In response to critics like Hawkes, Cleanth Brooks, in his essay "The New Criticism" (1979), argued that the New Criticism was not diametrically opposed to the general principles of reader-response theory and that the two could complement one another. For instance, he stated, "If some of the New Critics have preferred to stress the writing rather than the writer, so have they given less stress to the reader—to the reader's response to the work. Yet no one in his right mind could forget the reader. He is essential for 'realizing' any poem or novel. ... Reader response is certainly worth studying." However, Brooks tempers his praise for the reader-response theory by noting its limitations, pointing out that, "to put meaning and valuation of a literary work at the mercy of any and every individual [reader] would reduce the study of literature to reader psychology and to the history of taste." 
Another objection against New Criticism is that it misguidedly tries to turn literary criticism into an objective science, or at least aims at "bringing literary study to a condition rivaling that of science." One example of this is Ransom's essay "Criticism, Inc.", in which he advocated that "criticism must become more scientific, or precise and systematic".   René Wellek, however, argued against this by noting that a number of the New Critics outlined their theoretical aesthetics in contrast to the "objectivity" of the sciences.
Wellek defended the New Critics in his essay "The New Criticism: Pro and Contra" (1978).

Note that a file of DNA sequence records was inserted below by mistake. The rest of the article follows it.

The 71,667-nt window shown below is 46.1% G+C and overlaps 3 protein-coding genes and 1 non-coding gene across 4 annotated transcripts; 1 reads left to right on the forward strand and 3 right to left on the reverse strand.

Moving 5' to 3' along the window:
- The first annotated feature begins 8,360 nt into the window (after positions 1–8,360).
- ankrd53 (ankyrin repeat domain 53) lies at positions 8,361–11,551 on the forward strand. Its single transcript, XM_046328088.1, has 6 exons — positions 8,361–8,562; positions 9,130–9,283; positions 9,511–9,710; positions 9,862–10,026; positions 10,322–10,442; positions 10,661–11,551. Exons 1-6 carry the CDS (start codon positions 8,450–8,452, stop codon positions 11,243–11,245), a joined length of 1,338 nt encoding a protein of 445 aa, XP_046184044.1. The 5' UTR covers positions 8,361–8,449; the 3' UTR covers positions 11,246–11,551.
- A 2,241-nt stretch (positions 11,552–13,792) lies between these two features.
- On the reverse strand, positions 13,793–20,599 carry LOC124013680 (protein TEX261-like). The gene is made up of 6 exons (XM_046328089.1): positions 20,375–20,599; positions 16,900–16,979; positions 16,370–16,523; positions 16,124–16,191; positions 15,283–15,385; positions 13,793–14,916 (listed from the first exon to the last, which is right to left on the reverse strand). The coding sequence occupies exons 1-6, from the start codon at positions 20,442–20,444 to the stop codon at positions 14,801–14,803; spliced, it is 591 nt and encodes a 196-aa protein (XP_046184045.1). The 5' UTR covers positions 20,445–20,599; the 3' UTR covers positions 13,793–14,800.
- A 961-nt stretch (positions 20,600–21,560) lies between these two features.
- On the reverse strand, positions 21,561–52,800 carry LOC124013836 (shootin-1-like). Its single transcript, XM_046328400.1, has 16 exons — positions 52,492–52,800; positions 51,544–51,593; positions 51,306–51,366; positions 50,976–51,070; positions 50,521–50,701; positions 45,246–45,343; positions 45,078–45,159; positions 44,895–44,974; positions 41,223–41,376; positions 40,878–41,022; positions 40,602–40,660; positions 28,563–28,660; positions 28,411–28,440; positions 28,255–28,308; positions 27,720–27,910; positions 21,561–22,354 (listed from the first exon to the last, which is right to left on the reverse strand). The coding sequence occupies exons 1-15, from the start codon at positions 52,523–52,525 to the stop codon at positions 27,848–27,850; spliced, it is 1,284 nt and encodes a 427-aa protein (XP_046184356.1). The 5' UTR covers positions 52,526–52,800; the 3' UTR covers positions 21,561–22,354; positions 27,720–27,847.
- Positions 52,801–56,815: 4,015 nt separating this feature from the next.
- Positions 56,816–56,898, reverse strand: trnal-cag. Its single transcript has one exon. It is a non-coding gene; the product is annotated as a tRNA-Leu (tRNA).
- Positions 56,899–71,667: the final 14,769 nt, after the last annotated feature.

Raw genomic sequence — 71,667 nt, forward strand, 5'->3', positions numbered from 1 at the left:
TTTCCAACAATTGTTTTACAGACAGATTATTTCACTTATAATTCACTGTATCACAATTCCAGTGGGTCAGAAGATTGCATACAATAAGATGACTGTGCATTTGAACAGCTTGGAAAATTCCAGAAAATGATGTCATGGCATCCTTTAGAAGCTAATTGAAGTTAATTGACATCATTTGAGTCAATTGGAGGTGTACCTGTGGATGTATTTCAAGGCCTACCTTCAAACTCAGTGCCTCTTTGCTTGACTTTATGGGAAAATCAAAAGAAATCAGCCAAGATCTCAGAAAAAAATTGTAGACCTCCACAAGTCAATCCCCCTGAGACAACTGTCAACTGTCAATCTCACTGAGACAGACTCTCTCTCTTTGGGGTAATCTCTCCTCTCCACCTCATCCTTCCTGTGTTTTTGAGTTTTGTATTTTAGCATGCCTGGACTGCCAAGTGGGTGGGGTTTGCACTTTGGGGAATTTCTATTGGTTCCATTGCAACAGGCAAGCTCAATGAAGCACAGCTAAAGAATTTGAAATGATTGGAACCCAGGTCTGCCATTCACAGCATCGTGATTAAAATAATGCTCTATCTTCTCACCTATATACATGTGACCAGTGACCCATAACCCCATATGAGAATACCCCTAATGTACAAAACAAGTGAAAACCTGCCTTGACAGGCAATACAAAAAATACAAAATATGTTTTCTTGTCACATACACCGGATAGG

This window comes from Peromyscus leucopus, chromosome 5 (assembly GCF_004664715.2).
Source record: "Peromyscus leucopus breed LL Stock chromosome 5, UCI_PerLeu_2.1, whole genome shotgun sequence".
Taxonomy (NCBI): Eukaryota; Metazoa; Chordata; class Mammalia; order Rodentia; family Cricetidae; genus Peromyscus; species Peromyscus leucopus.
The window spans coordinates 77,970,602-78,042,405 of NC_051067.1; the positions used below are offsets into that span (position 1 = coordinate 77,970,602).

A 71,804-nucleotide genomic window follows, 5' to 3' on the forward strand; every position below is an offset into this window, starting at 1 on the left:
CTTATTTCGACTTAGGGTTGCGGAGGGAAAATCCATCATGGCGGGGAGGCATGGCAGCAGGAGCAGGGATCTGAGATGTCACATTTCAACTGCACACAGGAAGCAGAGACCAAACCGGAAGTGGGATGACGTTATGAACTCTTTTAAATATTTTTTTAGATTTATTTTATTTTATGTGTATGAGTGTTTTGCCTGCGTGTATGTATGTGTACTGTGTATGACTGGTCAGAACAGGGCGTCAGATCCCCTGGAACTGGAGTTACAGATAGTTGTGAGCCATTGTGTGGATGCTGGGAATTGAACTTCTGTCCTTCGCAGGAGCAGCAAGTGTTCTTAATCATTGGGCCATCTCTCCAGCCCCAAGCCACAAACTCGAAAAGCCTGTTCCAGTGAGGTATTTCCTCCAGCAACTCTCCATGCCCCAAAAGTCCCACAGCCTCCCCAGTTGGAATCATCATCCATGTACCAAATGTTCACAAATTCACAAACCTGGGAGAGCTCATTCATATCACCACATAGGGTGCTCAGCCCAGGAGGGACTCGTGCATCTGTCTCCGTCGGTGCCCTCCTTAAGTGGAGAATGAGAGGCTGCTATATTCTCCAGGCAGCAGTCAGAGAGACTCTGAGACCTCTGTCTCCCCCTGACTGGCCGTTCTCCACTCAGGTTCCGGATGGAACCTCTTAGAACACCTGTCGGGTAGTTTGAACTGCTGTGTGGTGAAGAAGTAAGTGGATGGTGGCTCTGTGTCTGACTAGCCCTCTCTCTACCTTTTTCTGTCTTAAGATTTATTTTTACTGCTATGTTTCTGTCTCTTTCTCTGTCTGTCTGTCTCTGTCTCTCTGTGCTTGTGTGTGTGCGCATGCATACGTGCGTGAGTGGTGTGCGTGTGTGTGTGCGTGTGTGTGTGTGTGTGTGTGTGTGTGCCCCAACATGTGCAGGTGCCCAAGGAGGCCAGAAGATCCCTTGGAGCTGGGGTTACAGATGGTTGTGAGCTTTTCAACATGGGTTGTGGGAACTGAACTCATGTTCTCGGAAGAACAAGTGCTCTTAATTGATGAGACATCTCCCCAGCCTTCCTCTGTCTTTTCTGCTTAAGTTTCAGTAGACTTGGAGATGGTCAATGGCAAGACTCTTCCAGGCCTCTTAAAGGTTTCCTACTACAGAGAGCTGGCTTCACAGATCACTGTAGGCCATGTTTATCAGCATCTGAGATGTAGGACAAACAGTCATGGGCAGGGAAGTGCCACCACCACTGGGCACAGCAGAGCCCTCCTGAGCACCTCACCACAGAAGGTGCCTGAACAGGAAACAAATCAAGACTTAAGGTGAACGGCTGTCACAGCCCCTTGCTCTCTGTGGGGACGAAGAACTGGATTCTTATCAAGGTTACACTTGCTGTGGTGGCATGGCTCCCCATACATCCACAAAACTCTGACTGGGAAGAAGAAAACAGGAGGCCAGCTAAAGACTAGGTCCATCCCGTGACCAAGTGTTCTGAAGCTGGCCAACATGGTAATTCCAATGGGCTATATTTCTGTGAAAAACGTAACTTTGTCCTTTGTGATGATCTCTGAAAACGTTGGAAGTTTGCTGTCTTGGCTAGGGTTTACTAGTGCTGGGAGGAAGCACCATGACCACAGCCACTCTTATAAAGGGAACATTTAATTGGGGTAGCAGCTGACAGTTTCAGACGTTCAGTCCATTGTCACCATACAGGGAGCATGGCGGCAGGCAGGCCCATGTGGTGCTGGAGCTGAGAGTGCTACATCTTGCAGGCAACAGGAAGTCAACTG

Sir William Empson was an English literary critic and poet, widely influential for his practice of closely reading literary works, a practice fundamental to New Criticism. His best-known work is his first, Seven Types of Ambiguity, published in 1930.
Literary theory is the systematic study of the nature of literature and of the methods for literary analysis. Since the 19th century, literary scholarship includes literary theory and considerations of intellectual history, moral philosophy, social prophecy, and interdisciplinary themes relevant to how people interpret meaning. In the humanities in modern academia, the latter style of literary scholarship is an offshoot of post-structuralism. Consequently, the word theory became an umbrella term for scholarly approaches to reading texts, some of which are informed by strands of semiotics, cultural studies, philosophy of language, and continental philosophy.
Literary criticism is the study, evaluation, and interpretation of literature. Modern literary criticism is often influenced by literary theory, which is the philosophical discussion of literature's goals and methods. Though the two activities are closely related, literary critics are not always, and have not always been, theorists.
John Crowe Ransom was an American educator, scholar, literary critic, poet, essayist and editor. He is considered to be a founder of the New Criticism school of literary criticism. As a faculty member at Kenyon College, he was the first editor of the widely regarded Kenyon Review. Highly respected as a teacher and mentor to a generation of accomplished students, he also was a prize-winning poet and essayist.
In literary criticism, close reading is the careful, sustained interpretation of a brief passage of a text. A close reading emphasizes the single and the particular over the general, effected by close attention to individual words, the syntax, the order in which the sentences unfold ideas, as well as formal structures. A truly attentive close reading means thinking about both what is being said in a passage, and how it is being said and leading it to possibilities for observation and insight.